July 4th Festive Food Ideas


A truly memorable summer just isn’t complete without a good old-fashioned Fourth of July cookout. The ultimate American summertime tradition is the perfect way to get your neighbors and friends together to celebrate. However, an Independence Day bash can often seem much more daunting than a regular backyard barbeque. Between the decorations, the sparklers, the festive food ideas and the possibility that your whole neighborhood might show up–it can be a doozy.

If you’re having Fourth of July hosting anxiety, fear not! L’Ecole Culinaire has rounded up some ideas and recipes to help make your Fourth of July celebration less stressful and more fun.

Try ‘Cooler Corn’

If you’re expecting a large crowd (or even just a sizable one), ‘Cooler Corn’ will become your best friend. To make this you’ll first need to grab a large cooler and make sure it’s been wiped down clean. Then place several ears of shucked corn on the cob inside the cooler. Boil 2 kettles full of water and then pour the boiling water over the corn. Immediately put the lid back on the cooler, then let it sit for at least 30 minutes. Once that’s done, you’ll have loads of perfectly cooked corn to serve your guests!

Make a Super Easy and Festive Fruit Punch

This punch is not only tasty and refreshing, but also adds another element of red, white and blue to your party. Find a large, clear glass pitcher or drink dispenser and fill it with 1/3 red fruit punch, 1/3 blue Gatorade and 1/3 lemon-lime soda. If your guests are also 21 and over you can add an extra 1/3 of your favorite vodka!

Delight Guests with a Patriotic Dessert

Jazz up fruit kebabs by mixing in sugary confections with the fruit. A great idea for 4th of July is threading strawberries, blueberries and fluffy marshmallows onto a stick for a red, white and blue treat.

Don’t Forget the Potato Salad

Potato Salad is the quintessential BBQ side dish. Here’s an easy recipe from allrecipes.com for Classic American-Style Potato Salad:


2 lbs red boiling potatoes, scrubbed

2 tbsp red wine vinegar

1/2 tsp salt

1/ tsp black pepper

3 hard-cooked eggs

1 small celery stalk

1/4 chopped sweet pickle (not relish)

3 scallions

2 tbsp chopped fresh parsley

1/2 cup mayo

2 tbsp dijon mustard


Place potatoes in a pot with water to cover. Bring to a boil, cover and simmer, stirring to ensure even cooking, until a thin-bladed paring knife or a metal skewer inserted into a potato can be removed with no resistance, 25 to 30 minutes. Drain, rinse under cold water and drain again. Cool slightly.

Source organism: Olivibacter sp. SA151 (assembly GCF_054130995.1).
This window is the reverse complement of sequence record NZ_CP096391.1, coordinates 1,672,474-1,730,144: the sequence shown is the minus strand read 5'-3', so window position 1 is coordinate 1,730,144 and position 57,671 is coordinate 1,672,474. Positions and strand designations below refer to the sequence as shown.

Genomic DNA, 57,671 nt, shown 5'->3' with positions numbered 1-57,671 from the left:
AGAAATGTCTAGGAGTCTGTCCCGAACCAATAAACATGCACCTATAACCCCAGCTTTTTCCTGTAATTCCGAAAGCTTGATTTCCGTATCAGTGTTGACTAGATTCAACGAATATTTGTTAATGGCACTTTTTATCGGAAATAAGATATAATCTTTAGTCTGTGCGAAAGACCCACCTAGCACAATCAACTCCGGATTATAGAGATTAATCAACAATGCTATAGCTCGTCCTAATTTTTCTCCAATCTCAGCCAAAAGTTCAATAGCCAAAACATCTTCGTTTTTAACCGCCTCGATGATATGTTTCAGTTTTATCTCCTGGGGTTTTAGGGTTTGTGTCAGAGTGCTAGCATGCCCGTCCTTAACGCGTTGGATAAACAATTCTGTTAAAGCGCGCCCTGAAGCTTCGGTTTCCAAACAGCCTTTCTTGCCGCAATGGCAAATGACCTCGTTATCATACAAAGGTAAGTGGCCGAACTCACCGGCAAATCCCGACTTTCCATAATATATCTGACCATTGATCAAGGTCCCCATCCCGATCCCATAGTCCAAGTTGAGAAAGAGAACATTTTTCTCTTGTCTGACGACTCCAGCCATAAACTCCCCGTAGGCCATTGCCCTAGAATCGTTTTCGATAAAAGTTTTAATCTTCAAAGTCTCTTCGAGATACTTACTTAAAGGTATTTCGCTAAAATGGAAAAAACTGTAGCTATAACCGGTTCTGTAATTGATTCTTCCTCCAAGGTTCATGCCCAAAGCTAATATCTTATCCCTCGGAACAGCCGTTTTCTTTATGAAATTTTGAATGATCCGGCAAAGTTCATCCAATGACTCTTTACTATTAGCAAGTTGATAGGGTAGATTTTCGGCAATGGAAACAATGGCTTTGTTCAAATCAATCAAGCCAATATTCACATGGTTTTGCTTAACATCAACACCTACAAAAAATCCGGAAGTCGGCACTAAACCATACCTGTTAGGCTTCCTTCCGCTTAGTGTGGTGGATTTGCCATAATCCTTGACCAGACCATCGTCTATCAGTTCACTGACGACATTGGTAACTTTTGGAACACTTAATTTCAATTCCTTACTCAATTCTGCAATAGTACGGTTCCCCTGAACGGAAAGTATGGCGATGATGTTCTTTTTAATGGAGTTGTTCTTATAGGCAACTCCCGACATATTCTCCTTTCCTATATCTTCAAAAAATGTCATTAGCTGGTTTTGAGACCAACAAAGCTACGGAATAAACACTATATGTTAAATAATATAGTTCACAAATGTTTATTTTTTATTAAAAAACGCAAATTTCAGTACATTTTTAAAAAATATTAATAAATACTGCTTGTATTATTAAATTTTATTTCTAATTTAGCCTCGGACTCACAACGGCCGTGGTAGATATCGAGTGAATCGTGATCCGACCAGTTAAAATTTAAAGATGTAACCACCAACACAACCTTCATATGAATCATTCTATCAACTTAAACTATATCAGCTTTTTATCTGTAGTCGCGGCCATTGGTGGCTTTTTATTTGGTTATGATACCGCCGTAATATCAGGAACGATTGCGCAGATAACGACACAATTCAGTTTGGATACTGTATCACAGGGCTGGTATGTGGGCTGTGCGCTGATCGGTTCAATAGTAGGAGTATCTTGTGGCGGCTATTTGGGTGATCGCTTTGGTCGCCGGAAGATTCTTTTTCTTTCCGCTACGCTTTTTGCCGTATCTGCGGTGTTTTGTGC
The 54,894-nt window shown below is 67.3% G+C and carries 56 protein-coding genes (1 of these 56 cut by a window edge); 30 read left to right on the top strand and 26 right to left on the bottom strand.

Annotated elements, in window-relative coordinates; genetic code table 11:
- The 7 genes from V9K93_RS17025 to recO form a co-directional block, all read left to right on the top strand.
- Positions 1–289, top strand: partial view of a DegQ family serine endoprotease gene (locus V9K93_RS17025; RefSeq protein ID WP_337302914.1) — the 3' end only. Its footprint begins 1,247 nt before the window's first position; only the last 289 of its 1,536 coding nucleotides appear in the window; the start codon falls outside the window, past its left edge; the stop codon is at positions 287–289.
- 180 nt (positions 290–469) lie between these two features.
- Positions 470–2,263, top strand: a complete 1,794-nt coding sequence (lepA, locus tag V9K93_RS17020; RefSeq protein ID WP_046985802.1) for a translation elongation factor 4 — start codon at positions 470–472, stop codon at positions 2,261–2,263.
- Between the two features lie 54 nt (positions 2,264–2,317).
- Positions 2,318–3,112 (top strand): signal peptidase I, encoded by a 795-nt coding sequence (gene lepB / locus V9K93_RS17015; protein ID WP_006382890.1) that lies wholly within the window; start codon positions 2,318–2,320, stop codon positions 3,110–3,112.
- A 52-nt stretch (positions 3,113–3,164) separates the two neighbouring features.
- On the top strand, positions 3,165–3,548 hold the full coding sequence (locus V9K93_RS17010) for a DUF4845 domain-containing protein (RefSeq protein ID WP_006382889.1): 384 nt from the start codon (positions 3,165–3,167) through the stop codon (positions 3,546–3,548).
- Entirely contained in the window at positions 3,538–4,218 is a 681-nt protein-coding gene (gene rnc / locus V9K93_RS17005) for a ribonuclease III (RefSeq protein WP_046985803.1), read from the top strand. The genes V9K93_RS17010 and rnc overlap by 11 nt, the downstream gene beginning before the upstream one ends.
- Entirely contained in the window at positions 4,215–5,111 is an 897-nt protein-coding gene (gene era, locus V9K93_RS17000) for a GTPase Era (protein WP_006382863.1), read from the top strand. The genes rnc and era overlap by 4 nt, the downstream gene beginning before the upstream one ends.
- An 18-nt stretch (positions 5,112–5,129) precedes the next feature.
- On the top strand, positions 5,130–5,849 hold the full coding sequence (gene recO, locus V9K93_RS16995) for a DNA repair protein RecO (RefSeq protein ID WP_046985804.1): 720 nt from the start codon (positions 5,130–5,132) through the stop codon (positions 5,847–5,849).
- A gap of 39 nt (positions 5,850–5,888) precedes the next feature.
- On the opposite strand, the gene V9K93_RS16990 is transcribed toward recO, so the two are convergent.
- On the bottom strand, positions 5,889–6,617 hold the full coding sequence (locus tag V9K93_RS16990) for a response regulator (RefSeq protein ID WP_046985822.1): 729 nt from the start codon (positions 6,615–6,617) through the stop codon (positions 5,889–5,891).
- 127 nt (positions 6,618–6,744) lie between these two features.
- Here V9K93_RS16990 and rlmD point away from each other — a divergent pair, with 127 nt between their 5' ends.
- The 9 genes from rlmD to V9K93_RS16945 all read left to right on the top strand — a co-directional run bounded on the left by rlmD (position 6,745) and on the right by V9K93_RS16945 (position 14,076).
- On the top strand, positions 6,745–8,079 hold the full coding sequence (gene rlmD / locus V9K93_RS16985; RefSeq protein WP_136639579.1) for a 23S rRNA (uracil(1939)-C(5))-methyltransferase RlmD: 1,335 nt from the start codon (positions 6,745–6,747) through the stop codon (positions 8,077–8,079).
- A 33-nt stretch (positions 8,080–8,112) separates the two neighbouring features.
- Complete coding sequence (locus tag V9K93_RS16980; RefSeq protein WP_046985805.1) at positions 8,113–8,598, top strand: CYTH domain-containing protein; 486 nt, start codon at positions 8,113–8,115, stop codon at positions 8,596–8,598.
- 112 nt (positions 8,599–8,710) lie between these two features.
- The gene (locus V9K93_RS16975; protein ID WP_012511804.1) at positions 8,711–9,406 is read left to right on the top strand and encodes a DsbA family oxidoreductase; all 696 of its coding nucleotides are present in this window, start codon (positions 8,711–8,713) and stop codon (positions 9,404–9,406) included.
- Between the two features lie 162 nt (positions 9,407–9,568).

Cut warm potatoes into 3/4-inch dices with a serrated knife. Layer them in a bowl, seasoning with vinegar, salt and pepper as you go. Cut eggs, celery and pickle in 1/4-inch dice and thinly slice scallions. Add to potatoes, along with parsley. Stir in mayonnaise and mustard until everything is combined. Chill, covered, before serving.

Vegan Versus Vegetarian


Veganism, and its close cousin Vegetarianism, are terms that you’ve probably encountered before as dietary choices that are becoming increasingly popular in the U.S.  Although these terms get thrown around a lot, it’s important to understand exactly what they mean and where they come from before knowing whether one of these lifestyles is right for you.

Both being vegan and vegetarian involve the absence of meat and animal products in a person’s diet, but to varying degrees. Vegetarian is the practice of abstaining from the consumption of meat. Any kind of meat including poultry and seafood are not eaten but animal by-products such as eggs and dairy can be eaten. Vegan is the practice of abstaining from the consumption of all animal products. This includes all forms of meat, dairy and eggs but also other animal made products such as honey.

According to the website The Vegetarian Times there are currently 7.3 million Americans that are vegetarian and another 22.8 million that have a diet which is vegetarian-inclined. There are many reasons as to why people choose to go this route. For some it is about the ethical treatment of animals while for others it’s about improving health as a vegan/vegetarian diet has been known to aid in disease prevention and weight loss.  Whatever your reasons are, if you want to lead a vegan or vegetarian lifestyle, it is now easier than ever. To help you get started we’ve included a vegan recipe below!

Peas, Carrots and Tempeh with Miso-Almond Sauce

(Courtesy of The Vegetarian Times)

Serves 4 — 30 minutes or fewer

The sauce here is the sort of fusion you might expect if a Southeast Asian peanut sauce met a Middle Eastern tahini in Japan.

  • 1 cup quinoa
  • 3 Tbs. almond butter
  • 2 Tbs. lemon or lime juice
  • 1 Tbs. yellow miso
  • 1 Tbs. grated fresh ginger
  • 1 clove garlic, minced (1 tsp.)
  • 1 Tbs. peanut or canola oil
  • 1 8-oz. pkg. plain tempeh, cubed
  • 4 carrots, halved and sliced into half-moons (1¾ cups)
  • 1 lb. sugar snap peas (2½ cups)
  1. Bring 2 cups water to a boil. Add quinoa, cover, and reduce heat to medium-low. Simmer 20 minutes, or until all water is absorbed. Remove from heat, and let stand 5 minutes.
  1. Whisk together almond butter, lemon juice, miso, ginger, and garlic. Whisk in 1/3 cup water. Set aside.
  1. Heat wok over high heat, until water droplets evaporate within 1 second. Add oil, and swirl to coat wok. Add tempeh, and stir-fry 2 minutes. Add carrots, and stir-fry 2 minutes. Add sugar snap peas, and stir-fry 1 minute. Remove from heat.
  1. Fluff quinoa with fork, top with vegetables, and drizzle with miso-almond mixture.